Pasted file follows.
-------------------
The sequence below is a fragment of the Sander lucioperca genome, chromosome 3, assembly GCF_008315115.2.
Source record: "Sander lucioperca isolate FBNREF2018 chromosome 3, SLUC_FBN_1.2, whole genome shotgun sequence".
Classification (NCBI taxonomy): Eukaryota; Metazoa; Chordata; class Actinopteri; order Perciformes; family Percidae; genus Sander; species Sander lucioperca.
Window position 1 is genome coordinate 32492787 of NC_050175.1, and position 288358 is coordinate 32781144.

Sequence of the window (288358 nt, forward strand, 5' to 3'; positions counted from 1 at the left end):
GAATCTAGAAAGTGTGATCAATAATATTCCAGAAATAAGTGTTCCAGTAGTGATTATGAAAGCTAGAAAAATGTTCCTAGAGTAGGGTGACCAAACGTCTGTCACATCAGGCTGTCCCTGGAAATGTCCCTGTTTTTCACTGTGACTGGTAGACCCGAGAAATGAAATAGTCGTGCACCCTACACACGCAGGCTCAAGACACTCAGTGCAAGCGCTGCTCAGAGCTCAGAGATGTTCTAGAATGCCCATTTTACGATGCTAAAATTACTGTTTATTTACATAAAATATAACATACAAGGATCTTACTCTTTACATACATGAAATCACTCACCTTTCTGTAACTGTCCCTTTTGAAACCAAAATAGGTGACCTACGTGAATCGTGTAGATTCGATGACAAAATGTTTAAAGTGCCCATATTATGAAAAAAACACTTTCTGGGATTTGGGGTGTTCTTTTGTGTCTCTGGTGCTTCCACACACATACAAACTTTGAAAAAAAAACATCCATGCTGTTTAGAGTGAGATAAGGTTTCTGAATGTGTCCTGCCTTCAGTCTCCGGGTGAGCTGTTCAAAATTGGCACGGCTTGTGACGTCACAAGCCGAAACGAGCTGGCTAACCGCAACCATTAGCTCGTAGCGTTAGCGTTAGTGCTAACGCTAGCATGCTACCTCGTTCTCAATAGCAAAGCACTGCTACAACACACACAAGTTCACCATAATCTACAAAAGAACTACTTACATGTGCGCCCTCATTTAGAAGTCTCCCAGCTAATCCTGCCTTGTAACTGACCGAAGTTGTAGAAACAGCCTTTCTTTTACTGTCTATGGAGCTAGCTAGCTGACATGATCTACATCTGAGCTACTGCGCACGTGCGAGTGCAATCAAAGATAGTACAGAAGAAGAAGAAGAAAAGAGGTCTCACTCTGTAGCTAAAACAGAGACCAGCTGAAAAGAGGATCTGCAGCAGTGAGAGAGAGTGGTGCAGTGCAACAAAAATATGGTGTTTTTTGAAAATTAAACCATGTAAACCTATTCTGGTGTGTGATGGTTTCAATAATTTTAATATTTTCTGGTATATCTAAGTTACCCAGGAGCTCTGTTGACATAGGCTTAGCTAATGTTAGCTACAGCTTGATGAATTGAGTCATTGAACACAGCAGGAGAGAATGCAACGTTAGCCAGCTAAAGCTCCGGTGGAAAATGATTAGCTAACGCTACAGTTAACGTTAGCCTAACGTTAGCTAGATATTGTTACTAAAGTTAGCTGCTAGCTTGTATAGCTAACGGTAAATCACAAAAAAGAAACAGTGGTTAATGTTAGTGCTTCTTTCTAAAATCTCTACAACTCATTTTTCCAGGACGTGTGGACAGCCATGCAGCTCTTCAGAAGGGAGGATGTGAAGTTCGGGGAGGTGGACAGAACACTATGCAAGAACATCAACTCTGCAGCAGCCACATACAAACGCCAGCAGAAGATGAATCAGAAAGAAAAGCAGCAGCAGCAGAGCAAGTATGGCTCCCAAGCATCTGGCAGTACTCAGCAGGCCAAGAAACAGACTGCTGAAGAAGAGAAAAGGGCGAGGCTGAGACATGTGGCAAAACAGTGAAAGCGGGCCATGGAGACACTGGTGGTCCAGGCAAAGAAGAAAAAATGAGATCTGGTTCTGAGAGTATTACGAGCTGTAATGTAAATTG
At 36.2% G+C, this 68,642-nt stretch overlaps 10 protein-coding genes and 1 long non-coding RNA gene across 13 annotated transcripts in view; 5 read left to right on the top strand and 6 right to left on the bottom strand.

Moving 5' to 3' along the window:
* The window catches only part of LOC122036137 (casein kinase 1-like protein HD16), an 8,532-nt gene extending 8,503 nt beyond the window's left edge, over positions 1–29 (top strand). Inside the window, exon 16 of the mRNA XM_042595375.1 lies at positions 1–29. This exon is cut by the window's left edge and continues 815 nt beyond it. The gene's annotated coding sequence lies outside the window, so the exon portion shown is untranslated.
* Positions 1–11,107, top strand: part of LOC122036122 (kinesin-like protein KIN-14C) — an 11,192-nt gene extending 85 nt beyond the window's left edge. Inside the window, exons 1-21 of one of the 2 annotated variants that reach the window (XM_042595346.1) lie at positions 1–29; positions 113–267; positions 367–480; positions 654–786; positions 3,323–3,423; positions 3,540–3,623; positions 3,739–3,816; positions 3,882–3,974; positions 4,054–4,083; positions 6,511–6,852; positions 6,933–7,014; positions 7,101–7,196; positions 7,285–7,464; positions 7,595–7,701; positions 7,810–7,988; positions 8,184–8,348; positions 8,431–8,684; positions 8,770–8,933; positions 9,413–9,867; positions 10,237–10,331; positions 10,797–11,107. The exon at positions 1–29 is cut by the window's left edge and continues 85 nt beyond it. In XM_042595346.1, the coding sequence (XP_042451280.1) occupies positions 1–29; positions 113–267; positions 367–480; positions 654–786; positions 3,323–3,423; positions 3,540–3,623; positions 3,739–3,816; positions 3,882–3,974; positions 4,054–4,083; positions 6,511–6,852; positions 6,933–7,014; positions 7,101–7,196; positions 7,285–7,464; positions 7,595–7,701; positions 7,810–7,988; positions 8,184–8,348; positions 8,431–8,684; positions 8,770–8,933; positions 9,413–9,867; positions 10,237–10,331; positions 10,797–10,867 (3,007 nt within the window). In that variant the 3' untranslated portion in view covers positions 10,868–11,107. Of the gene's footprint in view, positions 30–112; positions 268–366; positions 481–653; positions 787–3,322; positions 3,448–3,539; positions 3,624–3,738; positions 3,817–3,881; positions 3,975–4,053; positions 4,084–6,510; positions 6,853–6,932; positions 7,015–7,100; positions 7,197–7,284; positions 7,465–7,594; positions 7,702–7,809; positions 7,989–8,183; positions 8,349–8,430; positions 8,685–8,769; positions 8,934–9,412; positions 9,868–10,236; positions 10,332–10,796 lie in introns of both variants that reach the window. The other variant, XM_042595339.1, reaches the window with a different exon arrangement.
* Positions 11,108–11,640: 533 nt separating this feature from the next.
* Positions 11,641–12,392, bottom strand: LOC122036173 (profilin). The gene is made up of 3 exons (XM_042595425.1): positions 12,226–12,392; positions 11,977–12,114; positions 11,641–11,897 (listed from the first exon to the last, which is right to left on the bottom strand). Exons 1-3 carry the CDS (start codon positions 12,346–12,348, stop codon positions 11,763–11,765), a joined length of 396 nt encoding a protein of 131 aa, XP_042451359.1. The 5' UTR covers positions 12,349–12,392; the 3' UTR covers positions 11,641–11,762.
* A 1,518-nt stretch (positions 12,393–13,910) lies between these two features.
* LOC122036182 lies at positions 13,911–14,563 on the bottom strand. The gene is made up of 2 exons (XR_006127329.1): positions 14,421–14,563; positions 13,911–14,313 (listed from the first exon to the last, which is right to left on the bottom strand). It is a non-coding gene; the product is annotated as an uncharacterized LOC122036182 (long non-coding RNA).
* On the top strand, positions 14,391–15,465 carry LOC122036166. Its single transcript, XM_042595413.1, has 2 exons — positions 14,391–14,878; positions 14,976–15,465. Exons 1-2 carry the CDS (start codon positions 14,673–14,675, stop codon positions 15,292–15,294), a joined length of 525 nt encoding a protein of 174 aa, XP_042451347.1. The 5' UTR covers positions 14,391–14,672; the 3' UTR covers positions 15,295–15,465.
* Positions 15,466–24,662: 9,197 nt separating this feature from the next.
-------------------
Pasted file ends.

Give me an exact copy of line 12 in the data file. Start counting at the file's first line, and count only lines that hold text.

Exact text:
* Positions 11,641–12,392, bottom strand: LOC122036173 (profilin). The gene is made up of 3 exons (XM_042595425.1): positions 12,226–12,392; positions 11,977–12,114; positions 11,641–11,897 (listed from the first exon to the last, which is right to left on the bottom strand). Exons 1-3 carry the CDS (start codon positions 12,346–12,348, stop codon positions 11,763–11,765), a joined length of 396 nt encoding a protein of 131 aa, XP_042451359.1. The 5' UTR covers positions 12,349–12,392; the 3' UTR covers positions 11,641–11,762.